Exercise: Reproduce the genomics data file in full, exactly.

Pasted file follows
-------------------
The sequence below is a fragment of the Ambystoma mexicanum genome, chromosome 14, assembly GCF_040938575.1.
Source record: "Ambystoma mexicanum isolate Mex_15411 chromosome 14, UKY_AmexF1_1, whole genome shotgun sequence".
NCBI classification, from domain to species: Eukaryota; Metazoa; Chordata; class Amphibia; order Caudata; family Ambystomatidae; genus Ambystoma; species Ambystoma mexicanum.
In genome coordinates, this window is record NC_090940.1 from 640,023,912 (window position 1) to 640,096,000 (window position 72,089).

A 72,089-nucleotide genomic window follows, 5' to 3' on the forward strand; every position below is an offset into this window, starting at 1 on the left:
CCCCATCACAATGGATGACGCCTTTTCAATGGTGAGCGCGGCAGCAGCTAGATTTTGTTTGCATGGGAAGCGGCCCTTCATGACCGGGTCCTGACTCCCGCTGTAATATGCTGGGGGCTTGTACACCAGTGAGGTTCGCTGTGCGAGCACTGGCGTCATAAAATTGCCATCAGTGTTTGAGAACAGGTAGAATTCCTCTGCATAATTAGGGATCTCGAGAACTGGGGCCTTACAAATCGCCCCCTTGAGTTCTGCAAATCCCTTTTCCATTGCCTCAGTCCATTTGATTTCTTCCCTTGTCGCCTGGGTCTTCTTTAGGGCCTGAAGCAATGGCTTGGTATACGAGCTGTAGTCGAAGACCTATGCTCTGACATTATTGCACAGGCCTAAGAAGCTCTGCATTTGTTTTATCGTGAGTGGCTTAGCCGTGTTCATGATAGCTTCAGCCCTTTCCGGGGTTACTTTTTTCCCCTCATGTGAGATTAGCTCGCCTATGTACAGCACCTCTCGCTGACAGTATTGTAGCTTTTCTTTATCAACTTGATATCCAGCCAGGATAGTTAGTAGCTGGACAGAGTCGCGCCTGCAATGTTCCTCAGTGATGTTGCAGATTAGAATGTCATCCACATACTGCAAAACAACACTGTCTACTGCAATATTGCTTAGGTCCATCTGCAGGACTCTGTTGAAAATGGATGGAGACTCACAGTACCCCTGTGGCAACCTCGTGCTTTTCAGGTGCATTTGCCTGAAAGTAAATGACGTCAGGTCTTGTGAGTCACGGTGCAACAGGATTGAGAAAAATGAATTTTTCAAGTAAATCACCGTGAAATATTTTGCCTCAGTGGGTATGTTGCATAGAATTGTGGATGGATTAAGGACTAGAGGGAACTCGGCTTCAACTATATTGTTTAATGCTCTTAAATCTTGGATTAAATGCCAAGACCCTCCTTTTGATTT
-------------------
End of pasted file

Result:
The sequence below is a fragment of the Ambystoma mexicanum genome, chromosome 14, assembly GCF_040938575.1.
Source record: "Ambystoma mexicanum isolate Mex_15411 chromosome 14, UKY_AmexF1_1, whole genome shotgun sequence".
NCBI classification, from domain to species: Eukaryota; Metazoa; Chordata; class Amphibia; order Caudata; family Ambystomatidae; genus Ambystoma; species Ambystoma mexicanum.
In genome coordinates, this window is record NC_090940.1 from 640,023,912 (window position 1) to 640,096,000 (window position 72,089).

A 72,089-nucleotide genomic window follows, 5' to 3' on the forward strand; every position below is an offset into this window, starting at 1 on the left:
CCCCATCACAATGGATGACGCCTTTTCAATGGTGAGCGCGGCAGCAGCTAGATTTTGTTTGCATGGGAAGCGGCCCTTCATGACCGGGTCCTGACTCCCGCTGTAATATGCTGGGGGCTTGTACACCAGTGAGGTTCGCTGTGCGAGCACTGGCGTCATAAAATTGCCATCAGTGTTTGAGAACAGGTAGAATTCCTCTGCATAATTAGGGATCTCGAGAACTGGGGCCTTACAAATCGCCCCCTTGAGTTCTGCAAATCCCTTTTCCATTGCCTCAGTCCATTTGATTTCTTCCCTTGTCGCCTGGGTCTTCTTTAGGGCCTGAAGCAATGGCTTGGTATACGAGCTGTAGTCGAAGACCTATGCTCTGACATTATTGCACAGGCCTAAGAAGCTCTGCATTTGTTTTATCGTGAGTGGCTTAGCCGTGTTCATGATAGCTTCAGCCCTTTCCGGGGTTACTTTTTTCCCCTCATGTGAGATTAGCTCGCCTATGTACAGCACCTCTCGCTGACAGTATTGTAGCTTTTCTTTATCAACTTGATATCCAGCCAGGATAGTTAGTAGCTGGACAGAGTCGCGCCTGCAATGTTCCTCAGTGATGTTGCAGATTAGAATGTCATCCACATACTGCAAAACAACACTGTCTACTGCAATATTGCTTAGGTCCATCTGCAGGACTCTGTTGAAAATGGATGGAGACTCACAGTACCCCTGTGGCAACCTCGTGCTTTTCAGGTGCATTTGCCTGAAAGTAAATGACGTCAGGTCTTGTGAGTCACGGTGCAACAGGATTGAGAAAAATGAATTTTTCAAGTAAATCACCGTGAAATATTTTGCCTCAGTGGGTATGTTGCATAGAATTGTGGATGGATTAAGGACTAGAGGGAACTCGGCTTCAACTATATTGTTTAATGCTCTTAAATCTTGGATTAAATGCCAAGACCCTCCTTTTGATTT